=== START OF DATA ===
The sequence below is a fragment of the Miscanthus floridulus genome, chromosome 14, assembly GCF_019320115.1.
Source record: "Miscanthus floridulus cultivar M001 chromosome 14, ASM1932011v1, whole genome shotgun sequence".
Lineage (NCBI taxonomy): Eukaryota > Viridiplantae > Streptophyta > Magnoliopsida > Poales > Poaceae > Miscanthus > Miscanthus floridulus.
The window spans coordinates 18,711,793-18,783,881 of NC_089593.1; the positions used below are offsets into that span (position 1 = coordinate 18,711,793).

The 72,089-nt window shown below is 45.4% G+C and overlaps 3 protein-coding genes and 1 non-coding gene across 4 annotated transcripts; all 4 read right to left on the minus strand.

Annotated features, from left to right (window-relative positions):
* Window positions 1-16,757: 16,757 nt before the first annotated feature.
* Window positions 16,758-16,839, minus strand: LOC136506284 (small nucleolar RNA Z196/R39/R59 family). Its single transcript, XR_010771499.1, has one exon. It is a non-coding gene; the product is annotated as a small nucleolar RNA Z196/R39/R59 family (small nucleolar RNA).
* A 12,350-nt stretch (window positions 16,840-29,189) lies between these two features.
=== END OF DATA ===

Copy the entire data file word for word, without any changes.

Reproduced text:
The sequence below is a fragment of the Miscanthus floridulus genome, chromosome 14, assembly GCF_019320115.1.
Source record: "Miscanthus floridulus cultivar M001 chromosome 14, ASM1932011v1, whole genome shotgun sequence".
Lineage (NCBI taxonomy): Eukaryota > Viridiplantae > Streptophyta > Magnoliopsida > Poales > Poaceae > Miscanthus > Miscanthus floridulus.
The window spans coordinates 18,711,793-18,783,881 of NC_089593.1; the positions used below are offsets into that span (position 1 = coordinate 18,711,793).

The 72,089-nt window shown below is 45.4% G+C and overlaps 3 protein-coding genes and 1 non-coding gene across 4 annotated transcripts; all 4 read right to left on the minus strand.

Annotated features, from left to right (window-relative positions):
* Window positions 1-16,757: 16,757 nt before the first annotated feature.
* Window positions 16,758-16,839, minus strand: LOC136506284 (small nucleolar RNA Z196/R39/R59 family). Its single transcript, XR_010771499.1, has one exon. It is a non-coding gene; the product is annotated as a small nucleolar RNA Z196/R39/R59 family (small nucleolar RNA).
* A 12,350-nt stretch (window positions 16,840-29,189) lies between these two features.